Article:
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My prayer for Zambia

KABAMBA

Analysis: MATHEWS KABAMBA
DEAR Zambia, the land of work and joy, in the recent few months, you witnessed events that are far from joyous.
For over half a century, you have been an envy of many that surround you and those from afar owing to your unmatched record of being a beacon of peace in the region and beyond.
However, in the past few months, many have watched from a distance how some of your children have tried to obliterate the very thing that defines you – love and peace.
It is not my intention to remind you of the ills of the past, but I am compelled to highlight some of them with the hope that you might learn one or two things as you forge ahead.
You are revered by your friends for being a haven of peace. They hail you for being a land that has for the last 50 years lived in unity despite its diversity.
With such a rich reputation, how then do you explain the spark of pro- and post-election violence that engulfed you, my beloved country?
Zambia, my motherland, I am at pains to come to terms with you becoming synonymous with violence, hate, vengeance and lawlessness.
How do you explain the recent spontaneous eruption of violence where your children are rising against each other? Don’t you know a land divided against itself cannot stand?
Why do you want to sit and allow people to destroy the very essence of your existence, the fabric that has held you together in some of the difficult times of your history?
I write to you to remind you that ‘One Zambia, One Nation’ does not promote hooliganism, violence, hate speech, brutality and tribalism, among other ills that have been brewing in the recent past.
Your democracy that has seen you peacefully change governments has been the envy of many, so why do you want to allow politics to divide you?
Are you ready to give away all the achievements of the past because of a single general election? What happened to your ability to co-exist?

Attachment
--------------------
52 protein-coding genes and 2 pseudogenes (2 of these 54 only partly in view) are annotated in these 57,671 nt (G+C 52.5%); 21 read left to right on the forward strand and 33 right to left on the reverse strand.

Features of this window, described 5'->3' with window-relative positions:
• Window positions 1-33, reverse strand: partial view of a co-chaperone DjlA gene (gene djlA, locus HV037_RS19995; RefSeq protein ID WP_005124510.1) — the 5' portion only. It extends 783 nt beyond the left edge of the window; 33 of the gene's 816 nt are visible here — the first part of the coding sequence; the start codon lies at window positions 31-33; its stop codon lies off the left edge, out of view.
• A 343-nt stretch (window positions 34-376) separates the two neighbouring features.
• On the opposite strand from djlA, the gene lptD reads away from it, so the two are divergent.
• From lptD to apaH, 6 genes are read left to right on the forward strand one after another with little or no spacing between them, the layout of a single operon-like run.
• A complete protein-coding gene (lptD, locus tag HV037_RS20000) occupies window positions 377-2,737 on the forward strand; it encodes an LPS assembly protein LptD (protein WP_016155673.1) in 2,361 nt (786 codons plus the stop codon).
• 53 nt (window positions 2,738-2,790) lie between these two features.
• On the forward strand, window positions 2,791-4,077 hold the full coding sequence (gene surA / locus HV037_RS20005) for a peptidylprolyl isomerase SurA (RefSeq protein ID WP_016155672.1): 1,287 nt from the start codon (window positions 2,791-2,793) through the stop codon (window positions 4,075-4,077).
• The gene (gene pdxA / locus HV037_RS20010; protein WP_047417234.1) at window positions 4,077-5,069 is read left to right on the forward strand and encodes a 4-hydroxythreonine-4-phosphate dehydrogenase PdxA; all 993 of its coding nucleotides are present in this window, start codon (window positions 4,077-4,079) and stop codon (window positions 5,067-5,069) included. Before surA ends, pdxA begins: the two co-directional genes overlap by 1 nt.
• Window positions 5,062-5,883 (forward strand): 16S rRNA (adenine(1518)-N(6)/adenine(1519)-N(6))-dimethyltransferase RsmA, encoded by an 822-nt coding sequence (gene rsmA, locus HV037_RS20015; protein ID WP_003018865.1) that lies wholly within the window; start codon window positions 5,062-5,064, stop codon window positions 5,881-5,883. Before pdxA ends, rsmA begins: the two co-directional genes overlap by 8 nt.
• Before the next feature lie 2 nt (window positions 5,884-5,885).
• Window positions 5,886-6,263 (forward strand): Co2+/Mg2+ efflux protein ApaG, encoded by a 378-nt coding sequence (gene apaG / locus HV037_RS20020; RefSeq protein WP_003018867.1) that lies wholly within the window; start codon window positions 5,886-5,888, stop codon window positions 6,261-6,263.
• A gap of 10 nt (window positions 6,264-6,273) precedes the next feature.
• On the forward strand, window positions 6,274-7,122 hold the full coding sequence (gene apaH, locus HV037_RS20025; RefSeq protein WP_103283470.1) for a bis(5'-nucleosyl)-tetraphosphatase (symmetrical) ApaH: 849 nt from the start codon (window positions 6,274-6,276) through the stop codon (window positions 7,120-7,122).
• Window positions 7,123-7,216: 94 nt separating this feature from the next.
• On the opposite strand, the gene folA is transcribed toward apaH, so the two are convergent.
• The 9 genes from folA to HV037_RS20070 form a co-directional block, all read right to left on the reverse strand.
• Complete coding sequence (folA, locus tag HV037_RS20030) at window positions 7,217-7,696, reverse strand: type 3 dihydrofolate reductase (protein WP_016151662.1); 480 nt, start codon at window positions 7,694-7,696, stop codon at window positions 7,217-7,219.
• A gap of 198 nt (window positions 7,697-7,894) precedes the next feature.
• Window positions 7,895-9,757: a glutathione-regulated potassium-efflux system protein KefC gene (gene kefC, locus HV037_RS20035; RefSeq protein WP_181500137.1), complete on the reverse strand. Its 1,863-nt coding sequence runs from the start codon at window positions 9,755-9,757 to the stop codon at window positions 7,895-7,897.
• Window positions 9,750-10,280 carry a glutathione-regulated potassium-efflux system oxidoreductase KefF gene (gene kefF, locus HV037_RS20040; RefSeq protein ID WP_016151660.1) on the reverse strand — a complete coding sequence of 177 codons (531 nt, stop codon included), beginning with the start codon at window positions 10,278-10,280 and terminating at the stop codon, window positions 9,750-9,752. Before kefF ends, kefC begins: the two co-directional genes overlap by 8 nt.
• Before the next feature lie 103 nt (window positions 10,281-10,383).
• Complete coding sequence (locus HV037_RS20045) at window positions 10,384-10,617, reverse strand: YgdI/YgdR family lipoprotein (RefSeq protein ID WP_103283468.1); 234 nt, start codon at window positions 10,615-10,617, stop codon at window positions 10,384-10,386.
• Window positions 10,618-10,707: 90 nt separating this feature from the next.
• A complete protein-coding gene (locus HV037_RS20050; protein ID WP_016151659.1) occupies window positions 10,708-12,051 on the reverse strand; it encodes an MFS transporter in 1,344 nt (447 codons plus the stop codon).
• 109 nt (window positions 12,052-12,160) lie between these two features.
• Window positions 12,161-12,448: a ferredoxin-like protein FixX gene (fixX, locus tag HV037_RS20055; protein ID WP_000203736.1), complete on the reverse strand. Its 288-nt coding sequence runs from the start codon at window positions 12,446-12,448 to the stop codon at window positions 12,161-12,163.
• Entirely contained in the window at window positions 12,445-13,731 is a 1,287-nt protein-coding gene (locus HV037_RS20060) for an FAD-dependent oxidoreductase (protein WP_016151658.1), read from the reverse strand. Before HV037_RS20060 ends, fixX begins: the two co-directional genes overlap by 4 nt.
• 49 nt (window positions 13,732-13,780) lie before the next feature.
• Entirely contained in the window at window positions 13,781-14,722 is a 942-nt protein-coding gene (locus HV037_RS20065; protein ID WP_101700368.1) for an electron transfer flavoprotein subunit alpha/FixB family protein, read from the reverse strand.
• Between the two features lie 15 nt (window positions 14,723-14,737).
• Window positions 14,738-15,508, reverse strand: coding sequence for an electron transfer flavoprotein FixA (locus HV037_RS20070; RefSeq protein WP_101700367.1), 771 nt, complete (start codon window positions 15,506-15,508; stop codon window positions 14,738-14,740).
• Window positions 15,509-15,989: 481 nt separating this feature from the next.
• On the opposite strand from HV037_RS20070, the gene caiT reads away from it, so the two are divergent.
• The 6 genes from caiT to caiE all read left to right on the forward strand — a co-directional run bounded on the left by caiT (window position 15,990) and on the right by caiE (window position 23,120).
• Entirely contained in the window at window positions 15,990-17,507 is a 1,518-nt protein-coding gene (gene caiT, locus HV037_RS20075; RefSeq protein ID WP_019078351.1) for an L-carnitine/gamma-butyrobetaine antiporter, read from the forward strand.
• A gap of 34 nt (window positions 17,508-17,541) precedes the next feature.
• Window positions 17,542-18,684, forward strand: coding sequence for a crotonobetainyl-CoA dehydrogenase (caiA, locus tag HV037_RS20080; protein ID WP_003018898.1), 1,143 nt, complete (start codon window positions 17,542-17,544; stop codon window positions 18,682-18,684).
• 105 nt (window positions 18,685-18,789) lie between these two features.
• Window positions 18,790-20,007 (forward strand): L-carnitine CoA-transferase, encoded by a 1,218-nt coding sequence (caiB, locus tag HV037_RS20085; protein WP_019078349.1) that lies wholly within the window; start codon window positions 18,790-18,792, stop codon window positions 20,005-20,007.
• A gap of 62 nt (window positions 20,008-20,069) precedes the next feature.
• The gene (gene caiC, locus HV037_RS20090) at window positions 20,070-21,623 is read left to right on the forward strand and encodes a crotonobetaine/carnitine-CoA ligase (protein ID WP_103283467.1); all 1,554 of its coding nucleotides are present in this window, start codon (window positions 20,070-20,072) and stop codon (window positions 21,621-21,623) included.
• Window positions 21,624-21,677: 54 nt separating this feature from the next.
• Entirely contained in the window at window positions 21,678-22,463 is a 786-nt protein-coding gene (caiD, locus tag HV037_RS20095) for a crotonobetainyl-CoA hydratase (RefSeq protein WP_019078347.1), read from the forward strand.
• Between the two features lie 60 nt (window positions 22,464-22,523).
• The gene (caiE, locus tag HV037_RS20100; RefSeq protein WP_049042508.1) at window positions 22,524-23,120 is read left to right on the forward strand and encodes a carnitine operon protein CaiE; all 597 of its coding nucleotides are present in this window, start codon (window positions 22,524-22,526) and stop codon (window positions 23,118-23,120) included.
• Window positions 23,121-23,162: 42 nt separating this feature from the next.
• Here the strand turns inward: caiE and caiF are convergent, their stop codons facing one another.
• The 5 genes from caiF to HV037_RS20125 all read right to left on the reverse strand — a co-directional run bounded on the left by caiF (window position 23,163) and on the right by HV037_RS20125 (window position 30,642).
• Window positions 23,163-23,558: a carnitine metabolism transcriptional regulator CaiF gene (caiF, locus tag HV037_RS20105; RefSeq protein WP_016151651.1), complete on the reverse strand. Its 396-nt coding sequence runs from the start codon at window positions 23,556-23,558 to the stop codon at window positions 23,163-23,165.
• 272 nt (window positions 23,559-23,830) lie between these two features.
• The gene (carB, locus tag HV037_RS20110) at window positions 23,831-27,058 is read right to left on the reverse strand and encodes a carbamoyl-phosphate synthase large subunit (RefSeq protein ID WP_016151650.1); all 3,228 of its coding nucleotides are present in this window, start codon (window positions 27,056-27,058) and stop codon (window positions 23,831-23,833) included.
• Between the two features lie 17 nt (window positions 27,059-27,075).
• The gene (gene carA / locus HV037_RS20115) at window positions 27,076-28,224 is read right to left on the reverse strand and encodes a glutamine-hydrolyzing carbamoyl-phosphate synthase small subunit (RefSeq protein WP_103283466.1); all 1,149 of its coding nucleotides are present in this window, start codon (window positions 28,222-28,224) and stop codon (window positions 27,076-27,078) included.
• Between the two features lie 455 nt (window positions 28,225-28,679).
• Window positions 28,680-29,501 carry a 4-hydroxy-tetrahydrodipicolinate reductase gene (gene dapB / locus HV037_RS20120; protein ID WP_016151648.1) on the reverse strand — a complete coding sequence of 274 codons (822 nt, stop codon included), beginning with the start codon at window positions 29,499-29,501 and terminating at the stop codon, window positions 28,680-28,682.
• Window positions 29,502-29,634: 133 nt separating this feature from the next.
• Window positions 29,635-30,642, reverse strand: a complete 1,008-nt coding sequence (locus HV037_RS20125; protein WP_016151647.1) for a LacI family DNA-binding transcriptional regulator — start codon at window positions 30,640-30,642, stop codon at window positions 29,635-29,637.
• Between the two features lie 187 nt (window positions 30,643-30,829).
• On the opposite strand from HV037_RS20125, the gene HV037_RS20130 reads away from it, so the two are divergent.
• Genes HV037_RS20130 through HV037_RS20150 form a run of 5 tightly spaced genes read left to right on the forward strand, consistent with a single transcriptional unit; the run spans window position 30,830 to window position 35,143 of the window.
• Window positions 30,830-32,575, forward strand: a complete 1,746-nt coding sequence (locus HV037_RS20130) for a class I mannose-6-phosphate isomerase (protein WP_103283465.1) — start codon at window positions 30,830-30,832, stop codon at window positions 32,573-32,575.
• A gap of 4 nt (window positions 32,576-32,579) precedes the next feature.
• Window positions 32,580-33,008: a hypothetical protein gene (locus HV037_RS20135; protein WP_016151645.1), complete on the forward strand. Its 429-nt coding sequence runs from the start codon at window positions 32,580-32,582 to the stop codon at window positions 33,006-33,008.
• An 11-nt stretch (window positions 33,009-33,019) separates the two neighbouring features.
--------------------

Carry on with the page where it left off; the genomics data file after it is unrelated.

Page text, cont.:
When I see what has been happening to you mother Zambia, I am gripped with fear of what has become of you. I fear for the future.
However, in times like these, I am reminded about one prayer by Moses Sakala and Levy Sakala of the Sakala Brothers fame.
In their ‘Born in Matero’ album, the talented duo had this to sing:
“O God, bless Zambia. We ask you to give us peace, love, unity and development.
O God, the father of all people, look with favour on us and hear the prayer we make for our country.
Bless all the people of our land, deliver us from all evil, heal our misunderstandings and teach us to love one another.
Give wisdom to our rulers and the spirit of obedience and loyalty to our people…O Lord.
We ask for your fatherly guidance, especially for our young men and women, upon whom the future depends…guide us,
Guide the work of our hands O Lord and the decisions of our leaders.
So that our country may deserve an honoured place among the nations, so that Zambia may deserve an honoured place among the nations.
“O God, bless Zambia. We ask you to give us peace, love, unity and development.
O God, the Father of all people, look with favour on us and hear the prayer we make for our country.
Bless all the people of our land, deliver us from all evil, heal our misunderstandings and teach us to love one another.
Give wisdom to our rulers and the spirit of obedience and loyalty to our people…O lord.
We ask for your fatherly guidance, especially for our young men and women, upon whom the future depends…guide us,
Guide the work of our hands, O Lord, and the decisions of our leaders.
So that our country may deserve an honoured place among the nations, so that Zambia may deserve an honoured place among the nations.”
This is equally my prayer for you. I pray that you will once again embrace the spirit of oneness that has defined you for decades.
Do not allow yourself to disintegrate into a place of violence and lawlessness. Never should it be said about you that you are a failed State.
I proclaim peace, love, tolerance and unity, so that your people will continue to stand and sing for you, proud and free, in your quest to attain the much-desired development.
The author is a Zambia Daily Mail correspondent.

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